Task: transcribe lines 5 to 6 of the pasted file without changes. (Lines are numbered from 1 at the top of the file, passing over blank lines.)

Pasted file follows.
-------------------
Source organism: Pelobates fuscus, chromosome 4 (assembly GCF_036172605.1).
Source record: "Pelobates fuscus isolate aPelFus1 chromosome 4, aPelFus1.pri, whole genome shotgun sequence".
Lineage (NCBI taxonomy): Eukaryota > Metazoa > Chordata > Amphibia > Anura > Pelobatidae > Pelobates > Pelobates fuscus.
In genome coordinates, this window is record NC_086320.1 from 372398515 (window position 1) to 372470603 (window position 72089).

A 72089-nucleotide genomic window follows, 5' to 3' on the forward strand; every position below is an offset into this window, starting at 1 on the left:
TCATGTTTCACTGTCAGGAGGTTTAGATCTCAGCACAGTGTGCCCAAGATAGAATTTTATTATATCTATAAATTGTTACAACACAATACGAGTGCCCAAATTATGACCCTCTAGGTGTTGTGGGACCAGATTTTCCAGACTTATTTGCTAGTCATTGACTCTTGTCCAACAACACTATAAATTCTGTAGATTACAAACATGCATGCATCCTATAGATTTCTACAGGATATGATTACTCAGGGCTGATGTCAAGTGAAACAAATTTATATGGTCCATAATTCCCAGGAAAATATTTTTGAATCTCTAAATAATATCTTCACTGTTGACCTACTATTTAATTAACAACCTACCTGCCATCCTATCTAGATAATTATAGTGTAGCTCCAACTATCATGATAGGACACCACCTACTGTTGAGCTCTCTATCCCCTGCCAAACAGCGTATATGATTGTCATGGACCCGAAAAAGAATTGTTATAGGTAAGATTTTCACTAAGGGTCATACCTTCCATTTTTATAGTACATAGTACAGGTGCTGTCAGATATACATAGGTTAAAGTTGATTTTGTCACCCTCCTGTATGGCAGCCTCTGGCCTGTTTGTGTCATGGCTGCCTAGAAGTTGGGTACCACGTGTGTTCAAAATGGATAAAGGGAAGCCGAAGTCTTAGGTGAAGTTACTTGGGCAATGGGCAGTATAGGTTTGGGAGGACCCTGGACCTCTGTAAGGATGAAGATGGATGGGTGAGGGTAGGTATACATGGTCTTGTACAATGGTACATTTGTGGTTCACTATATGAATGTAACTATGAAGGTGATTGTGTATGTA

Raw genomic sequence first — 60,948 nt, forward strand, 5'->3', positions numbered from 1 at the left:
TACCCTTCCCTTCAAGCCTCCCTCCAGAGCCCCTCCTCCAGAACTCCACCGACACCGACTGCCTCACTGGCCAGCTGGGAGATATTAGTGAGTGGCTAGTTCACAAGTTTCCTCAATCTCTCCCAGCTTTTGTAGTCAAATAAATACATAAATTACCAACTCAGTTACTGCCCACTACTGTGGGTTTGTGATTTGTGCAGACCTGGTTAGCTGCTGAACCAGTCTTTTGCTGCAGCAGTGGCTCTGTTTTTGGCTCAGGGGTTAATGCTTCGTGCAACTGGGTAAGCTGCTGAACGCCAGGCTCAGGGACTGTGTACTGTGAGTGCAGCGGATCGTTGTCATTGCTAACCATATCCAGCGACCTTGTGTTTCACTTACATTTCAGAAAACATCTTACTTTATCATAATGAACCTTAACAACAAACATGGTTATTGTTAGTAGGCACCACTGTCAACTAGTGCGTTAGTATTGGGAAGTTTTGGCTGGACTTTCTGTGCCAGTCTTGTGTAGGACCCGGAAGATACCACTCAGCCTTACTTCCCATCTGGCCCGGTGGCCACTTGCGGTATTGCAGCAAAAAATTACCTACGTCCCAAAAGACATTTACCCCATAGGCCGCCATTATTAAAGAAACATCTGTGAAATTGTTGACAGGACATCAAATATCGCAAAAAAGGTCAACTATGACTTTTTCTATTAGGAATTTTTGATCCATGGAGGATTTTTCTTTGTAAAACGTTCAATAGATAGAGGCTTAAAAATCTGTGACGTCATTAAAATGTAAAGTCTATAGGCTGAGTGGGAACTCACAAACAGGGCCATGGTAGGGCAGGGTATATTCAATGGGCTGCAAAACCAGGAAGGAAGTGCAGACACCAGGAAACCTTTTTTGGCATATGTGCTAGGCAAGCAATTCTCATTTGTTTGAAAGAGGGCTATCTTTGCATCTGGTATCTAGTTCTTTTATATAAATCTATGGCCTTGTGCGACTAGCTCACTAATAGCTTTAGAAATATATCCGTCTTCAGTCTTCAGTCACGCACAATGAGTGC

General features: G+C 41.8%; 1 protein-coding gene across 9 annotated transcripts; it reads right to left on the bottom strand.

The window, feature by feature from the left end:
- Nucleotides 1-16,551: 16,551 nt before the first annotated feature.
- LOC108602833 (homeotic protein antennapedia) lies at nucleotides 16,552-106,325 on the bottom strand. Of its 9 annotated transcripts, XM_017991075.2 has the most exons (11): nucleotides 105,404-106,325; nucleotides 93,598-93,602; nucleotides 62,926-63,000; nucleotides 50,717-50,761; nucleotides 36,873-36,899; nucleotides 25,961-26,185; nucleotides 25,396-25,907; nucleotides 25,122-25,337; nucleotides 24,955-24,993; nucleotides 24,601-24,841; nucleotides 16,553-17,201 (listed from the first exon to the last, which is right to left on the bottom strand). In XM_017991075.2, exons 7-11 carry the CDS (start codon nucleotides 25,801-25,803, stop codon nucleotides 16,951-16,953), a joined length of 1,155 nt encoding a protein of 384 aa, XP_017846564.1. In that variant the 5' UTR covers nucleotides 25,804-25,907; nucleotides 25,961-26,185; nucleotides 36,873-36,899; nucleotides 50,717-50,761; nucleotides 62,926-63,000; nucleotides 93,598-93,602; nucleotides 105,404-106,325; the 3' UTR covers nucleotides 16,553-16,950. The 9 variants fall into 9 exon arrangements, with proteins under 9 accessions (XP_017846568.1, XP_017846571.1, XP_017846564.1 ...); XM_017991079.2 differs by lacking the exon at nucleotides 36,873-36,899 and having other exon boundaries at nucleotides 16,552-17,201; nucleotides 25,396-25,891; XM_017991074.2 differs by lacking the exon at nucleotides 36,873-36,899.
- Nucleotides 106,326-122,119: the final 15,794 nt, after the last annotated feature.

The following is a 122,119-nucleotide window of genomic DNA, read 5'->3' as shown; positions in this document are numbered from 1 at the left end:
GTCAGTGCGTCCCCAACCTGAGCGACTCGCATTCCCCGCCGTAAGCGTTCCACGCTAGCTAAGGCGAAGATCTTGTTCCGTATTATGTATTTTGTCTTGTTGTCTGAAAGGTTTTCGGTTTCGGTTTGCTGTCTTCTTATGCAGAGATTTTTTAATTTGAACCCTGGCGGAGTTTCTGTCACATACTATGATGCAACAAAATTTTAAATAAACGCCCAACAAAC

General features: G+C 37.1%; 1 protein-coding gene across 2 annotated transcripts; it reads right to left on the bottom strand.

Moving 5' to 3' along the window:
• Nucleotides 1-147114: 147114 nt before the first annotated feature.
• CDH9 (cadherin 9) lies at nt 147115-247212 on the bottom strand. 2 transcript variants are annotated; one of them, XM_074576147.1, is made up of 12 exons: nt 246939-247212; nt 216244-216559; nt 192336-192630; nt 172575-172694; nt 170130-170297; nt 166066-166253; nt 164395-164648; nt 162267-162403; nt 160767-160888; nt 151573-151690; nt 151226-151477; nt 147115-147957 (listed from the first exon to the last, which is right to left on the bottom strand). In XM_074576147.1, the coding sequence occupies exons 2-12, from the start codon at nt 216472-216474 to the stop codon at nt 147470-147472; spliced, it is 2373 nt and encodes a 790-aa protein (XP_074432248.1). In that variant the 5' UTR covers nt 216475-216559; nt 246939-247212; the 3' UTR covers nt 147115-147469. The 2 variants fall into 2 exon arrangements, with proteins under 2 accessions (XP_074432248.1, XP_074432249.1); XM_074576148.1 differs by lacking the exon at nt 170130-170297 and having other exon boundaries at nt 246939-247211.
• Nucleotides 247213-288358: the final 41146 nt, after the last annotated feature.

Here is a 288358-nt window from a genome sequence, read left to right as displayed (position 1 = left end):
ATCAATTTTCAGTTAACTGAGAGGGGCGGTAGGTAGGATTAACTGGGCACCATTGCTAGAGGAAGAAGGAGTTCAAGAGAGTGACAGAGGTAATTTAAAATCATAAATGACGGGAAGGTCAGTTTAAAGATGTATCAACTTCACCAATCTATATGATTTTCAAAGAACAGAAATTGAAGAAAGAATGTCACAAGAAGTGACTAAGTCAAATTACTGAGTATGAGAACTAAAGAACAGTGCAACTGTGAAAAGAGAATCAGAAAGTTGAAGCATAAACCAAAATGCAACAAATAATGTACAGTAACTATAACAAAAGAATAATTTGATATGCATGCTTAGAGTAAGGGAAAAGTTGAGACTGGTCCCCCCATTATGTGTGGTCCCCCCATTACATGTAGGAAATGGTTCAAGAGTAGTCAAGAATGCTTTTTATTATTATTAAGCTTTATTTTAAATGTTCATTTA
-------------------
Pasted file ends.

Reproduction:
A 72089-nucleotide genomic window follows, 5' to 3' on the forward strand; every position below is an offset into this window, starting at 1 on the left:
TCATGTTTCACTGTCAGGAGGTTTAGATCTCAGCACAGTGTGCCCAAGATAGAATTTTATTATATCTATAAATTGTTACAACACAATACGAGTGCCCAAATTATGACCCTCTAGGTGTTGTGGGACCAGATTTTCCAGACTTATTTGCTAGTCATTGACTCTTGTCCAACAACACTATAAATTCTGTAGATTACAAACATGCATGCATCCTATAGATTTCTACAGGATATGATTACTCAGGGCTGATGTCAAGTGAAACAAATTTATATGGTCCATAATTCCCAGGAAAATATTTTTGAATCTCTAAATAATATCTTCACTGTTGACCTACTATTTAATTAACAACCTACCTGCCATCCTATCTAGATAATTATAGTGTAGCTCCAACTATCATGATAGGACACCACCTACTGTTGAGCTCTCTATCCCCTGCCAAACAGCGTATATGATTGTCATGGACCCGAAAAAGAATTGTTATAGGTAAGATTTTCACTAAGGGTCATACCTTCCATTTTTATAGTACATAGTACAGGTGCTGTCAGATATACATAGGTTAAAGTTGATTTTGTCACCCTCCTGTATGGCAGCCTCTGGCCTGTTTGTGTCATGGCTGCCTAGAAGTTGGGTACCACGTGTGTTCAAAATGGATAAAGGGAAGCCGAAGTCTTAGGTGAAGTTACTTGGGCAATGGGCAGTATAGGTTTGGGAGGACCCTGGACCTCTGTAAGGATGAAGATGGATGGGTGAGGGTAGGTATACATGGTCTTGTACAATGGTACATTTGTGGTTCACTATATGAATGTAACTATGAAGGTGATTGTGTATGTA